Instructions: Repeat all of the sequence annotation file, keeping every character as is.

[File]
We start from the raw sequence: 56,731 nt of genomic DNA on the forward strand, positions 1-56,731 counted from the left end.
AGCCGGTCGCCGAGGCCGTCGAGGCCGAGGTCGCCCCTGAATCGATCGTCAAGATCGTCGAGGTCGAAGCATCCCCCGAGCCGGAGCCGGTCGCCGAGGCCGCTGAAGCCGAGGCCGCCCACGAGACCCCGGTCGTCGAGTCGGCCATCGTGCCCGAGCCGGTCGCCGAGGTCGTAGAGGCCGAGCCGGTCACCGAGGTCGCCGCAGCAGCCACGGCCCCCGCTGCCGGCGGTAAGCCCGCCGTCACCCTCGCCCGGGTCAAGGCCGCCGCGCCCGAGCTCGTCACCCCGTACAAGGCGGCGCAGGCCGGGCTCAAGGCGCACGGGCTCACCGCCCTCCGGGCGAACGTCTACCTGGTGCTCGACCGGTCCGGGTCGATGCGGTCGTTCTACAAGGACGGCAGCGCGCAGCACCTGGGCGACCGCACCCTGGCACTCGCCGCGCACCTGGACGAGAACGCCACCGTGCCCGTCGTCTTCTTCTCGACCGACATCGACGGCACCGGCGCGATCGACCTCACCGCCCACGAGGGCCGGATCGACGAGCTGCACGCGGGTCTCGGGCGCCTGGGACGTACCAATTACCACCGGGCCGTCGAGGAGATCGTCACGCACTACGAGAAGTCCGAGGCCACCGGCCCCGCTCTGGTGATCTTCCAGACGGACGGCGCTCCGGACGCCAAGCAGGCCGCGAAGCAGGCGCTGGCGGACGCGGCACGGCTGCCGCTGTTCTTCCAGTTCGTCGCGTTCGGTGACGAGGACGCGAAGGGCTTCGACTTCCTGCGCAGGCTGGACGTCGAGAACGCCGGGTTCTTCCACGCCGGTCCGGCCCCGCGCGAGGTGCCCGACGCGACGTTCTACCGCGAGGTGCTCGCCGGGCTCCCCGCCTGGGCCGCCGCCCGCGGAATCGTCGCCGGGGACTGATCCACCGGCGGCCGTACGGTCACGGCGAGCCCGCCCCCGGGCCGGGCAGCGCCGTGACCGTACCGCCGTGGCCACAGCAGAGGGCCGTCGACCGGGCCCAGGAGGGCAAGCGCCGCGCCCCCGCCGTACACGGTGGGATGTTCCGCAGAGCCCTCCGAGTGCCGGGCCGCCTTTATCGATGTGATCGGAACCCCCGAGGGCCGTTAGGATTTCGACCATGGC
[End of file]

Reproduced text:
We start from the raw sequence: 56,731 nt of genomic DNA on the forward strand, positions 1-56,731 counted from the left end.
AGCCGGTCGCCGAGGCCGTCGAGGCCGAGGTCGCCCCTGAATCGATCGTCAAGATCGTCGAGGTCGAAGCATCCCCCGAGCCGGAGCCGGTCGCCGAGGCCGCTGAAGCCGAGGCCGCCCACGAGACCCCGGTCGTCGAGTCGGCCATCGTGCCCGAGCCGGTCGCCGAGGTCGTAGAGGCCGAGCCGGTCACCGAGGTCGCCGCAGCAGCCACGGCCCCCGCTGCCGGCGGTAAGCCCGCCGTCACCCTCGCCCGGGTCAAGGCCGCCGCGCCCGAGCTCGTCACCCCGTACAAGGCGGCGCAGGCCGGGCTCAAGGCGCACGGGCTCACCGCCCTCCGGGCGAACGTCTACCTGGTGCTCGACCGGTCCGGGTCGATGCGGTCGTTCTACAAGGACGGCAGCGCGCAGCACCTGGGCGACCGCACCCTGGCACTCGCCGCGCACCTGGACGAGAACGCCACCGTGCCCGTCGTCTTCTTCTCGACCGACATCGACGGCACCGGCGCGATCGACCTCACCGCCCACGAGGGCCGGATCGACGAGCTGCACGCGGGTCTCGGGCGCCTGGGACGTACCAATTACCACCGGGCCGTCGAGGAGATCGTCACGCACTACGAGAAGTCCGAGGCCACCGGCCCCGCTCTGGTGATCTTCCAGACGGACGGCGCTCCGGACGCCAAGCAGGCCGCGAAGCAGGCGCTGGCGGACGCGGCACGGCTGCCGCTGTTCTTCCAGTTCGTCGCGTTCGGTGACGAGGACGCGAAGGGCTTCGACTTCCTGCGCAGGCTGGACGTCGAGAACGCCGGGTTCTTCCACGCCGGTCCGGCCCCGCGCGAGGTGCCCGACGCGACGTTCTACCGCGAGGTGCTCGCCGGGCTCCCCGCCTGGGCCGCCGCCCGCGGAATCGTCGCCGGGGACTGATCCACCGGCGGCCGTACGGTCACGGCGAGCCCGCCCCCGGGCCGGGCAGCGCCGTGACCGTACCGCCGTGGCCACAGCAGAGGGCCGTCGACCGGGCCCAGGAGGGCAAGCGCCGCGCCCCCGCCGTACACGGTGGGATGTTCCGCAGAGCCCTCCGAGTGCCGGGCCGCCTTTATCGATGTGATCGGAACCCCCGAGGGCCGTTAGGATTTCGACCATGGC